The international arms trade exists for weapons to be made in one country and sold for use in another country or occasionally to be transshipped to a third party.
The international arms trade exists for weapons to be made in one country and sold for use in another country or occasionally to be transshipped to a third party. The reason for this has often been that the source country has an extensive manufacturing capacity, usually for high-grade weapons, or that it is not possible to manufacture weapons in the country where they will be used. A third sector of the international arms trade follows a conflict when unused weapons may be sold to another party.
Since ancient times, the international arms trade has been very important, because if one side in a conflict has access to better weaponry, that gives them the military edge in conflicts. Also in terms of the money spent on weapons, it has been estimated that some 2 percent of the world’s gross domestic product is spent on weaponry, leading to the emergence of a military industrial complex. In 2007, it was estimated that nearly $33 billion (in U.S. dollars) was spent on weapons in that year. In 2008, that amount declined significantly, to about $14.3 billion, and by 2009 it was expected that the financial constraints on many countries would continue to cause a diminution of the international arms trade. However, the arms trade will remain important for military as well as economic reasons well into the foreseeable future.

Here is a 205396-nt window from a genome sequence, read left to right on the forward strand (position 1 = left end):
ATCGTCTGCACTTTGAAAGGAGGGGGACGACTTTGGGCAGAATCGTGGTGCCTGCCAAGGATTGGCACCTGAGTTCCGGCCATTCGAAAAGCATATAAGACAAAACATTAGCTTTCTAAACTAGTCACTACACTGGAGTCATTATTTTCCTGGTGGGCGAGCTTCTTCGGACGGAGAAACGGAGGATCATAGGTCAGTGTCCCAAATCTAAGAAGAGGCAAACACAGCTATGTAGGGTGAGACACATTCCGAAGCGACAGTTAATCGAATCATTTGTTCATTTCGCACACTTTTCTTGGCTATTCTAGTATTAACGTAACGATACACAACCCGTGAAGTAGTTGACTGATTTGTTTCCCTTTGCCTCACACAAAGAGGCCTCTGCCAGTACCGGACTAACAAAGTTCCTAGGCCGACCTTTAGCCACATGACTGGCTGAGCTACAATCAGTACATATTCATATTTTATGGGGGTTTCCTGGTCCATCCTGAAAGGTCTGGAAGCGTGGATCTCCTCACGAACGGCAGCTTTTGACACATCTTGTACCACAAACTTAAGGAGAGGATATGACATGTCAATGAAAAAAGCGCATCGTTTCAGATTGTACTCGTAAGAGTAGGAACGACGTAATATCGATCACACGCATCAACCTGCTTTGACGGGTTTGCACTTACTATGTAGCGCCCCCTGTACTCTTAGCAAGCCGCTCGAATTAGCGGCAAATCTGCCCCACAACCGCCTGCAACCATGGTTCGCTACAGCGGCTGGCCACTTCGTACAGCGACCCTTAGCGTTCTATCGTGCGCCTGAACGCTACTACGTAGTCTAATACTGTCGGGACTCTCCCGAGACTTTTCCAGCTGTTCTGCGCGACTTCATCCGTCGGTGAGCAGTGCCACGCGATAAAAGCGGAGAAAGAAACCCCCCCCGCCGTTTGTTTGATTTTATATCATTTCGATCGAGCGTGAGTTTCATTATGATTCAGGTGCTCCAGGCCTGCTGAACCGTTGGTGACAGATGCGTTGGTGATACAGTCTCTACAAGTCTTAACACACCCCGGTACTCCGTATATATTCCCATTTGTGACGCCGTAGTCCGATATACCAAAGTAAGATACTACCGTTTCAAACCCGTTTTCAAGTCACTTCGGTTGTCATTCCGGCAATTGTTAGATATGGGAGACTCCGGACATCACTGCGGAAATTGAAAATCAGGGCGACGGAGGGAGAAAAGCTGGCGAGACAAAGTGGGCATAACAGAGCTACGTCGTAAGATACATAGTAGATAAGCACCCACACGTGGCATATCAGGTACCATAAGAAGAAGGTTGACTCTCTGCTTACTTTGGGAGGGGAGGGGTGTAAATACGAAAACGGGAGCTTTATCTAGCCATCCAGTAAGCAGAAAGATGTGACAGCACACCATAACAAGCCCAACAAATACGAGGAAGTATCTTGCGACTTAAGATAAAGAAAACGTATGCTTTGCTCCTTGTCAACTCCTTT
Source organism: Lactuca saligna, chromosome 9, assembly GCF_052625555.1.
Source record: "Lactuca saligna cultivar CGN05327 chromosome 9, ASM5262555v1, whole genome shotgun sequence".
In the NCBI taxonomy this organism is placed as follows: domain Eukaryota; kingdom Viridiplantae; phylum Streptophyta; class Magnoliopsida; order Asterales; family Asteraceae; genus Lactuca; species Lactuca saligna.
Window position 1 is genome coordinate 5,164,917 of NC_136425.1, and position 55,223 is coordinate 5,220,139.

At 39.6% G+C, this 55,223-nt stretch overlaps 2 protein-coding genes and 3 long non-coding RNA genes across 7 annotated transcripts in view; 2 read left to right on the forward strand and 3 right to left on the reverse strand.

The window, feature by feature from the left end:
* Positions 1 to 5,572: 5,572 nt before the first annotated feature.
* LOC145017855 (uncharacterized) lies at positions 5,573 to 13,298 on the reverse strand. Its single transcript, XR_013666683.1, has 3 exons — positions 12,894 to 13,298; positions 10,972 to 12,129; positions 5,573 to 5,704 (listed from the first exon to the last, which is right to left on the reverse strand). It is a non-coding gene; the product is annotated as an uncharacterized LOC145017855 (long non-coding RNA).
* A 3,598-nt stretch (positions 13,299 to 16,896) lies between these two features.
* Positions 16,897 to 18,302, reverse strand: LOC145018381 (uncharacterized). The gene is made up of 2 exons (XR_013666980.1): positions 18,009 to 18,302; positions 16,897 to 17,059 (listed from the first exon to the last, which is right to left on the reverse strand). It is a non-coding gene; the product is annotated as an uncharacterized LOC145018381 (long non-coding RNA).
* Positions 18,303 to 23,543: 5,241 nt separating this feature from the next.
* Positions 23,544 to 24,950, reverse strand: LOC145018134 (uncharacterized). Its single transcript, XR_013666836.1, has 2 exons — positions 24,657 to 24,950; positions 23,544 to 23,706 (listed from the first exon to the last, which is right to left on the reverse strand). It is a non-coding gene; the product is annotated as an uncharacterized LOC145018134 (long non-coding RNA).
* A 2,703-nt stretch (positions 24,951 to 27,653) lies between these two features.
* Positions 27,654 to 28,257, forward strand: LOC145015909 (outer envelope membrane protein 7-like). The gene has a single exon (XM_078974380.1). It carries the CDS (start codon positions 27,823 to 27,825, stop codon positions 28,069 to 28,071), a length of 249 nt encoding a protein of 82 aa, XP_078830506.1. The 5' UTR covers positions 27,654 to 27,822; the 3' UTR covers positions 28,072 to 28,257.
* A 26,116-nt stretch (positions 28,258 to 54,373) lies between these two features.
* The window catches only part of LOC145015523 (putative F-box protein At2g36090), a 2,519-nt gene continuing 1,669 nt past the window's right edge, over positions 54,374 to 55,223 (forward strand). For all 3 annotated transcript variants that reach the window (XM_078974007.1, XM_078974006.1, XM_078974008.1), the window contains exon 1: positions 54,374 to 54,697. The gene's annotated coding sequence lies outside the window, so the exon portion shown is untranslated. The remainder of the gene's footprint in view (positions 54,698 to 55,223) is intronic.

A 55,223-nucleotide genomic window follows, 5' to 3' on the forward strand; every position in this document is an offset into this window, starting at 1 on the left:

There is much evidence that there was an extensive international arms industry during ancient times. Much of this concerned the development of particular armaments, notably the use of
Greater trade in medieval times allowed for the increasing manufacture of weapons, and the decline in the large empires and creation of city-states led to changes in the international arms trade. Some parts of Europe–especially northern Italy and central Germany–became favored locations for the manufacture of armor, both for its durability and for its style. It became customary for members of royal families and the nobility to import armor from these places, as is evident in armories around Europe and the Mediterranean.
An AK-47 rifle, one of the most popular weapons of the international small-arms trade.
Gradually within Europe, in the German and Italian states, the emergence of an arms industry led to the manufacture for sale of
Many of the weapons were sold to places that lacked the industrial capacity or manufacturing ability to make their own weapons–parts of North America, the Caribbean, South America, and Africa–and some groups able to buy weapons from Europe were able to create secondary empires of their own. The export of weapons to Asia led to a transformation in that continent, with some groups able to reequip their armies quickly and others unable to do so.
Lieutenant Colonel Oliver North, a central figure in the Iran-Contra affair, testifies before a joint House-Senate panel in 1987. North, a Marine officer working for the National Security Council, was accused of directing a secret U.S. operation to sell arms to Iran and secretly diverting the profits to the Contras, a group trying to overthrow the government of Nicaragua. He was found guilty of crimes arising from the affair, but his conviction was overturned.
Although companies had operated since medieval times making arms, the nineteenth century saw companies such as
By the late nineteenth century and early twentieth century, a number of major arms manufacturers had emerged. In Britain,